For years Culture Jammers have taken a creative approach to the anti-corporate message. In the 1980s it was the clever defacement of cigarette advertisements, in the 1990s it was the era of the mass corproate protest, but what is it in the 2000s? If The Yes Men is any guide, the next step is sophisticated identity theft. The Yes Men is the latest in a growing collection of hip, streetwise, lefty documentaries, and even has the obligatory talking head of Michael Moore for no good reason other than the fact that his name on the poster sells tickets and give credibility (for some unknown reason) to any cause left of centre.
In this doco (or docu, to be more linguistically-correct), three spaced out young Americans travel around the world pretending to be representatives of the World Trade Organisation. The caper started out through a bogus website which was convincingly similar to the real one, and takes on a life of its own as our three protaganists head to conferences in Austria, Finland, the US and Australia. The film works well on one level - it takes the piss out of wanky Powerpoint inspired corporate presentations in a way that is highly perceptive and and some points downright hilarious. It's a challenge for anyone to sit through one particular sequence without sqirming - our chief "I can't believe it's not the WTO" speaker fronts a conference in Finland and starts by justifying slavery and ends in a very phallic gold lycra suit. Comic gold. Literally.
On another level, though, the film is monumentally frustrating. Hip and cool as our lycra-dressing corporate drop-out friends are, they seem to have an alarmingly superficial perspective on world trade. The trio spend the film speaking in vague generalities of the horrors of free trade, parodying those free-marketeers who might actually have some interest in trading with the third world. For our protaganists, the world is divided into the angellically good (those who wear skivvies and t-shirts) and the demonically bad (those who wear a neck-tie), and there's little ambiguity as to which side they believe we should be on. Am I being simplistic? Perhaps, but the 'what's around your neck' test is remarkably easy to apply is this film.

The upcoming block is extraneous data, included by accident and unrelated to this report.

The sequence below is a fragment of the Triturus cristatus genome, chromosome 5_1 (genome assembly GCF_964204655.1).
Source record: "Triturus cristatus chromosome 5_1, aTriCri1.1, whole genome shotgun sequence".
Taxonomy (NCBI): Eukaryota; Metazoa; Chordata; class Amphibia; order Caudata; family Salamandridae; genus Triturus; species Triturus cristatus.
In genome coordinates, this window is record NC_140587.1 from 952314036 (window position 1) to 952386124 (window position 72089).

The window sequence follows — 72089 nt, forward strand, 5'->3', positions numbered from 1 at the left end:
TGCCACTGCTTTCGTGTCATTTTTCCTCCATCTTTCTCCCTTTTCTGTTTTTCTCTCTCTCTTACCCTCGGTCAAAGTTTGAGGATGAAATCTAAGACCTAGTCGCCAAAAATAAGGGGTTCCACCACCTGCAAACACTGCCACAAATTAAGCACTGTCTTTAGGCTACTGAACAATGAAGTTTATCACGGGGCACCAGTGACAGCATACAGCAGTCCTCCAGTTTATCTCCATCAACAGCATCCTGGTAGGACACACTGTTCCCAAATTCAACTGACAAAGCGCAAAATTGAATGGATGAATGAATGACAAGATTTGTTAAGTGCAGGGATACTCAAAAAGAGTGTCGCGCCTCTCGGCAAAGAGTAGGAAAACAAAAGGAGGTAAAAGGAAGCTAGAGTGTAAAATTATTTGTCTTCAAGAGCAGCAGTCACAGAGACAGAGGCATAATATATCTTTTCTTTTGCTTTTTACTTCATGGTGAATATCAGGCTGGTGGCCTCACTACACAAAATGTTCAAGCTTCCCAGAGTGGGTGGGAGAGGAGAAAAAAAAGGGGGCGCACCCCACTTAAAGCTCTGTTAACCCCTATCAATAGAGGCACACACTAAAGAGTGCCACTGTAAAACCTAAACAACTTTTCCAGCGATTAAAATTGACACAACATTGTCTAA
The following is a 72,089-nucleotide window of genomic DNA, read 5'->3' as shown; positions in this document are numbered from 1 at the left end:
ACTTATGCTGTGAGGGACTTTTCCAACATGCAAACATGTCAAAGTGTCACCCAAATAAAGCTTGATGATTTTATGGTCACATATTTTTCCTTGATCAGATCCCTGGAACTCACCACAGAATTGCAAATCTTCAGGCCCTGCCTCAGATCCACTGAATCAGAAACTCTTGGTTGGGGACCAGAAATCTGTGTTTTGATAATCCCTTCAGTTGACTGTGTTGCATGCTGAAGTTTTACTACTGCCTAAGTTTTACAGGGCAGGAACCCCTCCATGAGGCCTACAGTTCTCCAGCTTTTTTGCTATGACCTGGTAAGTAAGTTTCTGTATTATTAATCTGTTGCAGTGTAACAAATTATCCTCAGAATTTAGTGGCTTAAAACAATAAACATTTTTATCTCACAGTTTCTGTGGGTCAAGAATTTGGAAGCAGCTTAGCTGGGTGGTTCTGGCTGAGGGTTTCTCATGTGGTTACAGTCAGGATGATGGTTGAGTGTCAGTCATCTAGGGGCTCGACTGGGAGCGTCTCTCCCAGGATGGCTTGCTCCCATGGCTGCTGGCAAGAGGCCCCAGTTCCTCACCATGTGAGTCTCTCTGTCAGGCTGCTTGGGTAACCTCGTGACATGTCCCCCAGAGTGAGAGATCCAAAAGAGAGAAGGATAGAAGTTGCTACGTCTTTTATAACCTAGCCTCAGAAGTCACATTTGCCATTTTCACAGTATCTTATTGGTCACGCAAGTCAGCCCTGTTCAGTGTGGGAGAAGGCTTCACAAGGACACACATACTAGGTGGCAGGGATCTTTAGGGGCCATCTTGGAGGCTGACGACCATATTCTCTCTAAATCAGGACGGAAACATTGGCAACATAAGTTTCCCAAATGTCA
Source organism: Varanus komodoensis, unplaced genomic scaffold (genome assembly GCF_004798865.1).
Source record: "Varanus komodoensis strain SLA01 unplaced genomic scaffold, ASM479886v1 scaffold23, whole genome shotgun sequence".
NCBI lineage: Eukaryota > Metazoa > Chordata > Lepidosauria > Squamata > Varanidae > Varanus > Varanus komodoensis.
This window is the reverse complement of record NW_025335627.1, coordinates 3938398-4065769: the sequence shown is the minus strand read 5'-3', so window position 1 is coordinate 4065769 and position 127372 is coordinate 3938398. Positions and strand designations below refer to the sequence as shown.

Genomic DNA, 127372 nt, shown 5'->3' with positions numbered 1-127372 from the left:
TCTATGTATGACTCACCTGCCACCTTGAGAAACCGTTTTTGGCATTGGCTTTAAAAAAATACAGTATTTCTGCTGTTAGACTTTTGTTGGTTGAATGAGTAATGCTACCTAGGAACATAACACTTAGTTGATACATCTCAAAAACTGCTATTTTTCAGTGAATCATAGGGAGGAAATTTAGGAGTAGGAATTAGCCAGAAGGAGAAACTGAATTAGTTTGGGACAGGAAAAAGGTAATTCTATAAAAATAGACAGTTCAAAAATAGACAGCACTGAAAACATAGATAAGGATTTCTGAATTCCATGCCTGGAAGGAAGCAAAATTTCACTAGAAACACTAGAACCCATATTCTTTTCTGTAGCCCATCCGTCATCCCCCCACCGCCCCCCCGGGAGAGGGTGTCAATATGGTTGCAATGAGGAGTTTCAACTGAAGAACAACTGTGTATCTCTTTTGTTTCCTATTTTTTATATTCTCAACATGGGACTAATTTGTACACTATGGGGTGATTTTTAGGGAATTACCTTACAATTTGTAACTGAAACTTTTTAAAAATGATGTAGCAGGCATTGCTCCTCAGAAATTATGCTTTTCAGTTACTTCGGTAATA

As a side note, this rather pedestrian documentary has had tremendous success at film festivals around the world. As a film, it lacks punch. The audio quality is so poor that at times subtitles are needed, despite running only 80 minutes it still manages to feel tedious, the film ends with a wimper rather than a bang. If it wasn't for the likeability of the three lead guys, the film would be a complete dud. Somehow, The Yes Men has managed to make the Official Selections at Sundance, the Berlin and Toronto Film Festivals, as well as the US Comedy Arts Festival (I've never heard of it either). Much like the hyped response Farenheit 911 received at Cannes last year, this is further evidence of how the political sympathies of the judges have overriden artistic judgement. What a shame.